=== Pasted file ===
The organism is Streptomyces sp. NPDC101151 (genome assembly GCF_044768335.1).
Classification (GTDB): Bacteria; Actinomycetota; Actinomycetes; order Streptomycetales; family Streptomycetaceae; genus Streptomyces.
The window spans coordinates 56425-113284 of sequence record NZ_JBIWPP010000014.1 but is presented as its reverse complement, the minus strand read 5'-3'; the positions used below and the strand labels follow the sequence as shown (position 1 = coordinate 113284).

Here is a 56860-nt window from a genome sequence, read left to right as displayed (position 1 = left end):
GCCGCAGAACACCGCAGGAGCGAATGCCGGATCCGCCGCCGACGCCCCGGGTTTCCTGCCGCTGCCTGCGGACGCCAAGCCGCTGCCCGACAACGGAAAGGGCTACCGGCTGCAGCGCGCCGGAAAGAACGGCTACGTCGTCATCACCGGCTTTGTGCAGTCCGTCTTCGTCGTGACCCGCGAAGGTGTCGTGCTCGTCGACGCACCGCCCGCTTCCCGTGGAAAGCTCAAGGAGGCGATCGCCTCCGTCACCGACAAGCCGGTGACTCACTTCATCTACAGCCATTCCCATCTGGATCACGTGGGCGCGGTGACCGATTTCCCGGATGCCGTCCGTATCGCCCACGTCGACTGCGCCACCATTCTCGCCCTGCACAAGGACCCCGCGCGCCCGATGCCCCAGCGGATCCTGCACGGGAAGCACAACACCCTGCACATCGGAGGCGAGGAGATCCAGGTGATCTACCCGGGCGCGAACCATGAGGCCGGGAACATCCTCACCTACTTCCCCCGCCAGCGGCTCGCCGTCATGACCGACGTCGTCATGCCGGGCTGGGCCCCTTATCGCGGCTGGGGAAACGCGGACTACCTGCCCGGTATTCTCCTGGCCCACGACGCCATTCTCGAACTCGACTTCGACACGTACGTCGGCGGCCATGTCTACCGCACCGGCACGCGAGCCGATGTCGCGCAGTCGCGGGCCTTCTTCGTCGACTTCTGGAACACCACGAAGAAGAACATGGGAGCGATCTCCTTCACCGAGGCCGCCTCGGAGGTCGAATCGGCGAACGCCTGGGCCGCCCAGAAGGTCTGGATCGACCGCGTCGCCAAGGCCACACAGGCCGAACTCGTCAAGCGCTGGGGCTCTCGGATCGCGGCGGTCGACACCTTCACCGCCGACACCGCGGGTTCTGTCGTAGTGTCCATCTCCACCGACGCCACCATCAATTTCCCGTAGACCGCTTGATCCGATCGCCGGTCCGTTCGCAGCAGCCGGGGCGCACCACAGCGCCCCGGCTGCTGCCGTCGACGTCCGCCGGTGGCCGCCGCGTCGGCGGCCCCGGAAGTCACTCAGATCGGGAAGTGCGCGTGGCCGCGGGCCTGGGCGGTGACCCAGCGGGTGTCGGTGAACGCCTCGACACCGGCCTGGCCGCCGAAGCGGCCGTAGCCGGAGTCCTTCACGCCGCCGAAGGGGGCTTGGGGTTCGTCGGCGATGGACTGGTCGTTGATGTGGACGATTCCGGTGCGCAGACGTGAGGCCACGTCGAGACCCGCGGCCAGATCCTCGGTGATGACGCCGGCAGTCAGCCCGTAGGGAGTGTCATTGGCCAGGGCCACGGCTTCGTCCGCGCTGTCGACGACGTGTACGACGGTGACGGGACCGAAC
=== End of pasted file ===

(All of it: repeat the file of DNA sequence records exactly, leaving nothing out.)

The organism is Streptomyces sp. NPDC101151 (genome assembly GCF_044768335.1).
Classification (GTDB): Bacteria; Actinomycetota; Actinomycetes; order Streptomycetales; family Streptomycetaceae; genus Streptomyces.
The window spans coordinates 56425-113284 of sequence record NZ_JBIWPP010000014.1 but is presented as its reverse complement, the minus strand read 5'-3'; the positions used below and the strand labels follow the sequence as shown (position 1 = coordinate 113284).

Here is a 56860-nt window from a genome sequence, read left to right as displayed (position 1 = left end):
GCCGCAGAACACCGCAGGAGCGAATGCCGGATCCGCCGCCGACGCCCCGGGTTTCCTGCCGCTGCCTGCGGACGCCAAGCCGCTGCCCGACAACGGAAAGGGCTACCGGCTGCAGCGCGCCGGAAAGAACGGCTACGTCGTCATCACCGGCTTTGTGCAGTCCGTCTTCGTCGTGACCCGCGAAGGTGTCGTGCTCGTCGACGCACCGCCCGCTTCCCGTGGAAAGCTCAAGGAGGCGATCGCCTCCGTCACCGACAAGCCGGTGACTCACTTCATCTACAGCCATTCCCATCTGGATCACGTGGGCGCGGTGACCGATTTCCCGGATGCCGTCCGTATCGCCCACGTCGACTGCGCCACCATTCTCGCCCTGCACAAGGACCCCGCGCGCCCGATGCCCCAGCGGATCCTGCACGGGAAGCACAACACCCTGCACATCGGAGGCGAGGAGATCCAGGTGATCTACCCGGGCGCGAACCATGAGGCCGGGAACATCCTCACCTACTTCCCCCGCCAGCGGCTCGCCGTCATGACCGACGTCGTCATGCCGGGCTGGGCCCCTTATCGCGGCTGGGGAAACGCGGACTACCTGCCCGGTATTCTCCTGGCCCACGACGCCATTCTCGAACTCGACTTCGACACGTACGTCGGCGGCCATGTCTACCGCACCGGCACGCGAGCCGATGTCGCGCAGTCGCGGGCCTTCTTCGTCGACTTCTGGAACACCACGAAGAAGAACATGGGAGCGATCTCCTTCACCGAGGCCGCCTCGGAGGTCGAATCGGCGAACGCCTGGGCCGCCCAGAAGGTCTGGATCGACCGCGTCGCCAAGGCCACACAGGCCGAACTCGTCAAGCGCTGGGGCTCTCGGATCGCGGCGGTCGACACCTTCACCGCCGACACCGCGGGTTCTGTCGTAGTGTCCATCTCCACCGACGCCACCATCAATTTCCCGTAGACCGCTTGATCCGATCGCCGGTCCGTTCGCAGCAGCCGGGGCGCACCACAGCGCCCCGGCTGCTGCCGTCGACGTCCGCCGGTGGCCGCCGCGTCGGCGGCCCCGGAAGTCACTCAGATCGGGAAGTGCGCGTGGCCGCGGGCCTGGGCGGTGACCCAGCGGGTGTCGGTGAACGCCTCGACACCGGCCTGGCCGCCGAAGCGGCCGTAGCCGGAGTCCTTCACGCCGCCGAAGGGGGCTTGGGGTTCGTCGGCGATGGACTGGTCGTTGATGTGGACGATTCCGGTGCGCAGACGTGAGGCCACGTCGAGACCCGCGGCCAGATCCTCGGTGATGACGCCGGCAGTCAGCCCGTAGGGAGTGTCATTGGCCAGGGCCACGGCTTCGTCCGCGCTGTCGACGACGTGTACGACGGTGACGGGACCGAAC